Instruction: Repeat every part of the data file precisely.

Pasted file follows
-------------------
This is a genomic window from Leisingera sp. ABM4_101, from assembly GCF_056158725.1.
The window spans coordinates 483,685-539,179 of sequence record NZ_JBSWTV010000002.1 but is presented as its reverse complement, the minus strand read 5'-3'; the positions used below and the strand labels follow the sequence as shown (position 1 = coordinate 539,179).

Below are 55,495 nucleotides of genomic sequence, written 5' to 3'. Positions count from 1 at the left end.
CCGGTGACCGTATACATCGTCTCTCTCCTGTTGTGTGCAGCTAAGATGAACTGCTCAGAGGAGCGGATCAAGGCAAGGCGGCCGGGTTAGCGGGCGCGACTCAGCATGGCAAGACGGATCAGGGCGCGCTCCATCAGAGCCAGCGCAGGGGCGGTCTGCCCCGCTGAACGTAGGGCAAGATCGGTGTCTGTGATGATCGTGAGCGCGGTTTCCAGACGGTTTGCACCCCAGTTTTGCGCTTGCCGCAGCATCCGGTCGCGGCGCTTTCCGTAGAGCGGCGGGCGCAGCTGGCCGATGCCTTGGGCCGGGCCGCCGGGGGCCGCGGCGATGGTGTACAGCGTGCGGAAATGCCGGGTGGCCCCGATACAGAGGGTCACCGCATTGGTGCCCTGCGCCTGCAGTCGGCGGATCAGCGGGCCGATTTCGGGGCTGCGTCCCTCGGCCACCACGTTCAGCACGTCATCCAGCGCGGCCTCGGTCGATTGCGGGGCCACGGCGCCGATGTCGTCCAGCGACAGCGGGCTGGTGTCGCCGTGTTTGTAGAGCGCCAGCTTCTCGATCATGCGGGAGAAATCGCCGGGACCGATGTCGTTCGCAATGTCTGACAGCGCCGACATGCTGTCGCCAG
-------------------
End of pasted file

This is a genomic window from Leisingera sp. ABM4_101, from assembly GCF_056158725.1.
The window spans coordinates 483,685-539,179 of sequence record NZ_JBSWTV010000002.1 but is presented as its reverse complement, the minus strand read 5'-3'; the positions used below and the strand labels follow the sequence as shown (position 1 = coordinate 539,179).

Below are 55,495 nucleotides of genomic sequence, written 5' to 3'. Positions count from 1 at the left end.
CCGGTGACCGTATACATCGTCTCTCTCCTGTTGTGTGCAGCTAAGATGAACTGCTCAGAGGAGCGGATCAAGGCAAGGCGGCCGGGTTAGCGGGCGCGACTCAGCATGGCAAGACGGATCAGGGCGCGCTCCATCAGAGCCAGCGCAGGGGCGGTCTGCCCCGCTGAACGTAGGGCAAGATCGGTGTCTGTGATGATCGTGAGCGCGGTTTCCAGACGGTTTGCACCCCAGTTTTGCGCTTGCCGCAGCATCCGGTCGCGGCGCTTTCCGTAGAGCGGCGGGCGCAGCTGGCCGATGCCTTGGGCCGGGCCGCCGGGGGCCGCGGCGATGGTGTACAGCGTGCGGAAATGCCGGGTGGCCCCGATACAGAGGGTCACCGCATTGGTGCCCTGCGCCTGCAGTCGGCGGATCAGCGGGCCGATTTCGGGGCTGCGTCCCTCGGCCACCACGTTCAGCACGTCATCCAGCGCGGCCTCGGTCGATTGCGGGGCCACGGCGCCGATGTCGTCCAGCGACAGCGGGCTGGTGTCGCCGTGTTTGTAGAGCGCCAGCTTCTCGATCATGCGGGAGAAATCGCCGGGACCGATGTCGTTCGCAATGTCTGACAGCGCCGACATGCTGTCGCCAG